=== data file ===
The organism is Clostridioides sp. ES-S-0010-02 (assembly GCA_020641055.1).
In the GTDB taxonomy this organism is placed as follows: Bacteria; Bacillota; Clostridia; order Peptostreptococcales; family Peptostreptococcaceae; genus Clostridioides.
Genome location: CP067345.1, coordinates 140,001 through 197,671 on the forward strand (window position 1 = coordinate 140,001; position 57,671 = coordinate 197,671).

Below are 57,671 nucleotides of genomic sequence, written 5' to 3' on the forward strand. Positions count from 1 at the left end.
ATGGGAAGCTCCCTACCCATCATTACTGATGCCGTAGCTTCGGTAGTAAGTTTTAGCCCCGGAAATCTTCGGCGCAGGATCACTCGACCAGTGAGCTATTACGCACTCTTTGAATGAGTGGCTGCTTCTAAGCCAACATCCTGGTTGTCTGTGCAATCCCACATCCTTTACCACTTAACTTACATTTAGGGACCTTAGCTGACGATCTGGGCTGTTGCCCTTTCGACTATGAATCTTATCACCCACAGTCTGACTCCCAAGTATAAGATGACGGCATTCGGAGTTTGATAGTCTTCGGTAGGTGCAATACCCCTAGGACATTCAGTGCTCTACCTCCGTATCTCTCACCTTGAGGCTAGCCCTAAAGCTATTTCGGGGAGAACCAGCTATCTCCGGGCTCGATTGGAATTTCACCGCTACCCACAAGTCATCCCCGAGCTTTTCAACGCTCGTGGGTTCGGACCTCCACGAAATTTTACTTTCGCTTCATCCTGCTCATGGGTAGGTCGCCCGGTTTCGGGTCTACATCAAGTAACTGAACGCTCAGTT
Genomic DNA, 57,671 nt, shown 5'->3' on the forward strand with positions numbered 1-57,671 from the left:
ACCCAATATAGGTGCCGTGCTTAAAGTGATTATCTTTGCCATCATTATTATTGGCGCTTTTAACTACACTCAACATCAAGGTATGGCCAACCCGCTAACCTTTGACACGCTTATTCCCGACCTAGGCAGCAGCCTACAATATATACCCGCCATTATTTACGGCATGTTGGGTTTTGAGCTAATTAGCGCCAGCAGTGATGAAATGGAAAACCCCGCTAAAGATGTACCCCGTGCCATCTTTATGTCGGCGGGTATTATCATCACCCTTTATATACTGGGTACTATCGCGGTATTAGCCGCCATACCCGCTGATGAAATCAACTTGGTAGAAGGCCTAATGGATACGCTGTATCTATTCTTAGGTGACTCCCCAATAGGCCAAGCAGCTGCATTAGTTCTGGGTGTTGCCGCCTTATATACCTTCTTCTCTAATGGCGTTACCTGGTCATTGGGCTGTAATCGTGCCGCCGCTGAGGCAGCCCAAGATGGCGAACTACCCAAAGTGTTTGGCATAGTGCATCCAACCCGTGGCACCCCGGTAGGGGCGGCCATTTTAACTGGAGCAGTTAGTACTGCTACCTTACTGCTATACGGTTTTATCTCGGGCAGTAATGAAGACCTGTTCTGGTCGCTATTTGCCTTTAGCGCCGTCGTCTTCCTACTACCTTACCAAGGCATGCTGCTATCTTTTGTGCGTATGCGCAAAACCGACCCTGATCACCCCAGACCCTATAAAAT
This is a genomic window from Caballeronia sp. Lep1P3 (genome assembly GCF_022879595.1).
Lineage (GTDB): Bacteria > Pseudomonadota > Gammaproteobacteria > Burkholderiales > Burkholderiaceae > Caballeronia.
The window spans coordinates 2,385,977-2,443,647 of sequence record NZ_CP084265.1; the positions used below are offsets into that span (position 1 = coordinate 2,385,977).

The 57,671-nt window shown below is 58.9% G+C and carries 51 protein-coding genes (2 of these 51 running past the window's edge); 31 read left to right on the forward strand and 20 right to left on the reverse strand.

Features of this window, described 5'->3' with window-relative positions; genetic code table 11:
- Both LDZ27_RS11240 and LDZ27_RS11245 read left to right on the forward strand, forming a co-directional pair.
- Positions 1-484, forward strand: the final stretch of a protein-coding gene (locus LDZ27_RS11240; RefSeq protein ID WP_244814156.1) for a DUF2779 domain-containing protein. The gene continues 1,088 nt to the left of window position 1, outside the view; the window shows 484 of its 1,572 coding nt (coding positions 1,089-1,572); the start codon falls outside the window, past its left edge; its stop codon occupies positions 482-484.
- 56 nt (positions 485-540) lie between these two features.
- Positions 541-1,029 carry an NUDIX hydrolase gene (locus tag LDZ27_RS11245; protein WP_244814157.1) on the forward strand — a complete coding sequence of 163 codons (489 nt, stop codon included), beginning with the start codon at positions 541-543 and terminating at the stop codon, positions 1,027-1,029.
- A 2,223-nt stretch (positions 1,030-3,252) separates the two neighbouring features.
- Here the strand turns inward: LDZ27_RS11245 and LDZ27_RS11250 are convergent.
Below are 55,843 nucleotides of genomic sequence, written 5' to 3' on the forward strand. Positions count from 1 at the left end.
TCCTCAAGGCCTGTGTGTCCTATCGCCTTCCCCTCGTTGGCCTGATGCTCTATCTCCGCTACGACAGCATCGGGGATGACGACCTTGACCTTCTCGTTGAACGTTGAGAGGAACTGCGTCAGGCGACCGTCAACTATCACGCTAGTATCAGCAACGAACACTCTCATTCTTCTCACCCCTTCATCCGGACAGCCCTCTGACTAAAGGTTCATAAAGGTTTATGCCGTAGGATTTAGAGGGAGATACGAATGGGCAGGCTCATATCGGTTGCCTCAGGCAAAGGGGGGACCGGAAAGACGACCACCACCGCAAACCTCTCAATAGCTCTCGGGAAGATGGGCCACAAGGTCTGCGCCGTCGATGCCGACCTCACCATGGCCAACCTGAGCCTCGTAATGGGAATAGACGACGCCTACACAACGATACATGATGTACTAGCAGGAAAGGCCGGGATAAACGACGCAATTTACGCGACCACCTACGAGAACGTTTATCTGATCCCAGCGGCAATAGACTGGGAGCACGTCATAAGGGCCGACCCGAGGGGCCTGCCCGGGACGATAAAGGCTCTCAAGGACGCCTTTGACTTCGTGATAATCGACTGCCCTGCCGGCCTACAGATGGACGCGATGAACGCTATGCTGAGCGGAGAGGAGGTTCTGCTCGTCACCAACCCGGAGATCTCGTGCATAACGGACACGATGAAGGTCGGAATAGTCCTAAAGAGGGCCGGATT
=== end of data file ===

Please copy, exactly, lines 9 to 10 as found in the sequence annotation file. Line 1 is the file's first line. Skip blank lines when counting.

Lineage (GTDB): Bacteria > Pseudomonadota > Gammaproteobacteria > Burkholderiales > Burkholderiaceae > Caballeronia.
The window spans coordinates 2,385,977-2,443,647 of sequence record NZ_CP084265.1; the positions used below are offsets into that span (position 1 = coordinate 2,385,977).